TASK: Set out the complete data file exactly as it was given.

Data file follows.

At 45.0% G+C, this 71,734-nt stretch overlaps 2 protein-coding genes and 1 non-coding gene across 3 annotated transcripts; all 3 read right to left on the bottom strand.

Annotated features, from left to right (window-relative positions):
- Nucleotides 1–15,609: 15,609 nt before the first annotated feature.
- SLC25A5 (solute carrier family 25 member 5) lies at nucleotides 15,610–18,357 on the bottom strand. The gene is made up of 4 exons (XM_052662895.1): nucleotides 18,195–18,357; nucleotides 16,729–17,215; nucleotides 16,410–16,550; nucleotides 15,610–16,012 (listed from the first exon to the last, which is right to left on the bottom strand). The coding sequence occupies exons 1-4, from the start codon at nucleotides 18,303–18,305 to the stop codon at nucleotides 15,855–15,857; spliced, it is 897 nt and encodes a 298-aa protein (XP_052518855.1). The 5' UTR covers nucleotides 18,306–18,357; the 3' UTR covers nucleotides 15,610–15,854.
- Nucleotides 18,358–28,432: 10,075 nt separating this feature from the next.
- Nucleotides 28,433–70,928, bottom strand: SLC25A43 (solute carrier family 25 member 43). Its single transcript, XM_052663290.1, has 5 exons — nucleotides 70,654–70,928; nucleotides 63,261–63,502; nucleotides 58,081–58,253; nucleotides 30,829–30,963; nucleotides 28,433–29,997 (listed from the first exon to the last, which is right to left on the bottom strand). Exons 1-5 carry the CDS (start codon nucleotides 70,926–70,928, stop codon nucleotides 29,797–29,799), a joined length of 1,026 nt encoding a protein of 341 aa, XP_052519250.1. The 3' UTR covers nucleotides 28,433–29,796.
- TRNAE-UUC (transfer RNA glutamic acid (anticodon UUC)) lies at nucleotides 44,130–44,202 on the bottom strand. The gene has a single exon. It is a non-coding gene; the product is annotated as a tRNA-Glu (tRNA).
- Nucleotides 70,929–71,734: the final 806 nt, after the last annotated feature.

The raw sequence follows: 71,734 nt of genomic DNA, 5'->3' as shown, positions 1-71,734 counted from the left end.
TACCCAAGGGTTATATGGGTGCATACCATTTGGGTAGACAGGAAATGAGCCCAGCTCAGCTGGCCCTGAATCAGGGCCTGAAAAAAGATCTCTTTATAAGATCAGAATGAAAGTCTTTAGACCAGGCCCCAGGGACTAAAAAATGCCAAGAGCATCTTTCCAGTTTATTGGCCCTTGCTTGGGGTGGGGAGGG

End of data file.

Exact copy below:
At 45.0% G+C, this 71,734-nt stretch overlaps 2 protein-coding genes and 1 non-coding gene across 3 annotated transcripts; all 3 read right to left on the bottom strand.

Annotated features, from left to right (window-relative positions):
- Nucleotides 1–15,609: 15,609 nt before the first annotated feature.
- SLC25A5 (solute carrier family 25 member 5) lies at nucleotides 15,610–18,357 on the bottom strand. The gene is made up of 4 exons (XM_052662895.1): nucleotides 18,195–18,357; nucleotides 16,729–17,215; nucleotides 16,410–16,550; nucleotides 15,610–16,012 (listed from the first exon to the last, which is right to left on the bottom strand). The coding sequence occupies exons 1-4, from the start codon at nucleotides 18,303–18,305 to the stop codon at nucleotides 15,855–15,857; spliced, it is 897 nt and encodes a 298-aa protein (XP_052518855.1). The 5' UTR covers nucleotides 18,306–18,357; the 3' UTR covers nucleotides 15,610–15,854.
- Nucleotides 18,358–28,432: 10,075 nt separating this feature from the next.
- Nucleotides 28,433–70,928, bottom strand: SLC25A43 (solute carrier family 25 member 43). Its single transcript, XM_052663290.1, has 5 exons — nucleotides 70,654–70,928; nucleotides 63,261–63,502; nucleotides 58,081–58,253; nucleotides 30,829–30,963; nucleotides 28,433–29,997 (listed from the first exon to the last, which is right to left on the bottom strand). Exons 1-5 carry the CDS (start codon nucleotides 70,926–70,928, stop codon nucleotides 29,797–29,799), a joined length of 1,026 nt encoding a protein of 341 aa, XP_052519250.1. The 3' UTR covers nucleotides 28,433–29,796.
- TRNAE-UUC (transfer RNA glutamic acid (anticodon UUC)) lies at nucleotides 44,130–44,202 on the bottom strand. The gene has a single exon. It is a non-coding gene; the product is annotated as a tRNA-Glu (tRNA).
- Nucleotides 70,929–71,734: the final 806 nt, after the last annotated feature.

The raw sequence follows: 71,734 nt of genomic DNA, 5'->3' as shown, positions 1-71,734 counted from the left end.
TACCCAAGGGTTATATGGGTGCATACCATTTGGGTAGACAGGAAATGAGCCCAGCTCAGCTGGCCCTGAATCAGGGCCTGAAAAAAGATCTCTTTATAAGATCAGAATGAAAGTCTTTAGACCAGGCCCCAGGGACTAAAAAATGCCAAGAGCATCTTTCCAGTTTATTGGCCCTTGCTTGGGGTGGGGAGGG